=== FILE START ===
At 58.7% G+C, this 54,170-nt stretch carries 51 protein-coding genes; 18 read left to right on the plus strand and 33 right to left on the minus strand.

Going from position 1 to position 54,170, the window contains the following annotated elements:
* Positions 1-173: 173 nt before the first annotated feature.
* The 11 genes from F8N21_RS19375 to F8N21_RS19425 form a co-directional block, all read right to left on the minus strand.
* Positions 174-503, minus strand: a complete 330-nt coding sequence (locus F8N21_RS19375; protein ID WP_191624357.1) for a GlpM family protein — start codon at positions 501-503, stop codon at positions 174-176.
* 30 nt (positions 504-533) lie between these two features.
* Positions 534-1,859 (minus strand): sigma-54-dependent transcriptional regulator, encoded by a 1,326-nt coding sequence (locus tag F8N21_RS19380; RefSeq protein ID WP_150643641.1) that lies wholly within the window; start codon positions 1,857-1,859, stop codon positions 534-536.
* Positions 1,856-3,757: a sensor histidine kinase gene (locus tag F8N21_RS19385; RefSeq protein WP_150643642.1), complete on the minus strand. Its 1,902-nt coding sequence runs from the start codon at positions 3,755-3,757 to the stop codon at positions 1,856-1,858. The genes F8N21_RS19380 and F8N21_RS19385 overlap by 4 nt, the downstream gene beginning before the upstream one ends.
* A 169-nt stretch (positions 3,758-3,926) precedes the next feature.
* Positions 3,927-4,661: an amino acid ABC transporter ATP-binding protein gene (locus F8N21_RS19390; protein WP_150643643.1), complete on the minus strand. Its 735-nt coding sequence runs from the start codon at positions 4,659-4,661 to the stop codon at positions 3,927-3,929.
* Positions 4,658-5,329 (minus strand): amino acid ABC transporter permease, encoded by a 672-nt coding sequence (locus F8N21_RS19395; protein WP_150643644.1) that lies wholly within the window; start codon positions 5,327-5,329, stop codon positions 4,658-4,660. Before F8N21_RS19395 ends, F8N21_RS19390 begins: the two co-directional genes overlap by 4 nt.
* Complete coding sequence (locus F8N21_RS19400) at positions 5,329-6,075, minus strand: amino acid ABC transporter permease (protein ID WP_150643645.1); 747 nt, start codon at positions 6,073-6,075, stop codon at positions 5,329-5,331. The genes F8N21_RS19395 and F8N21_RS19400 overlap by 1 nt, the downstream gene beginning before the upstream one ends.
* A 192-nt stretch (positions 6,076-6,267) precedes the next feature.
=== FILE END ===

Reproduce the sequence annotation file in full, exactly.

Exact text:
At 58.7% G+C, this 54,170-nt stretch carries 51 protein-coding genes; 18 read left to right on the plus strand and 33 right to left on the minus strand.

Going from position 1 to position 54,170, the window contains the following annotated elements:
* Positions 1-173: 173 nt before the first annotated feature.
* The 11 genes from F8N21_RS19375 to F8N21_RS19425 form a co-directional block, all read right to left on the minus strand.
* Positions 174-503, minus strand: a complete 330-nt coding sequence (locus F8N21_RS19375; protein ID WP_191624357.1) for a GlpM family protein — start codon at positions 501-503, stop codon at positions 174-176.
* 30 nt (positions 504-533) lie between these two features.
* Positions 534-1,859 (minus strand): sigma-54-dependent transcriptional regulator, encoded by a 1,326-nt coding sequence (locus tag F8N21_RS19380; RefSeq protein ID WP_150643641.1) that lies wholly within the window; start codon positions 1,857-1,859, stop codon positions 534-536.
* Positions 1,856-3,757: a sensor histidine kinase gene (locus tag F8N21_RS19385; RefSeq protein WP_150643642.1), complete on the minus strand. Its 1,902-nt coding sequence runs from the start codon at positions 3,755-3,757 to the stop codon at positions 1,856-1,858. The genes F8N21_RS19380 and F8N21_RS19385 overlap by 4 nt, the downstream gene beginning before the upstream one ends.
* A 169-nt stretch (positions 3,758-3,926) precedes the next feature.
* Positions 3,927-4,661: an amino acid ABC transporter ATP-binding protein gene (locus F8N21_RS19390; protein WP_150643643.1), complete on the minus strand. Its 735-nt coding sequence runs from the start codon at positions 4,659-4,661 to the stop codon at positions 3,927-3,929.
* Positions 4,658-5,329 (minus strand): amino acid ABC transporter permease, encoded by a 672-nt coding sequence (locus F8N21_RS19395; protein WP_150643644.1) that lies wholly within the window; start codon positions 5,327-5,329, stop codon positions 4,658-4,660. Before F8N21_RS19395 ends, F8N21_RS19390 begins: the two co-directional genes overlap by 4 nt.
* Complete coding sequence (locus F8N21_RS19400) at positions 5,329-6,075, minus strand: amino acid ABC transporter permease (protein ID WP_150643645.1); 747 nt, start codon at positions 6,073-6,075, stop codon at positions 5,329-5,331. The genes F8N21_RS19395 and F8N21_RS19400 overlap by 1 nt, the downstream gene beginning before the upstream one ends.
* A 192-nt stretch (positions 6,076-6,267) precedes the next feature.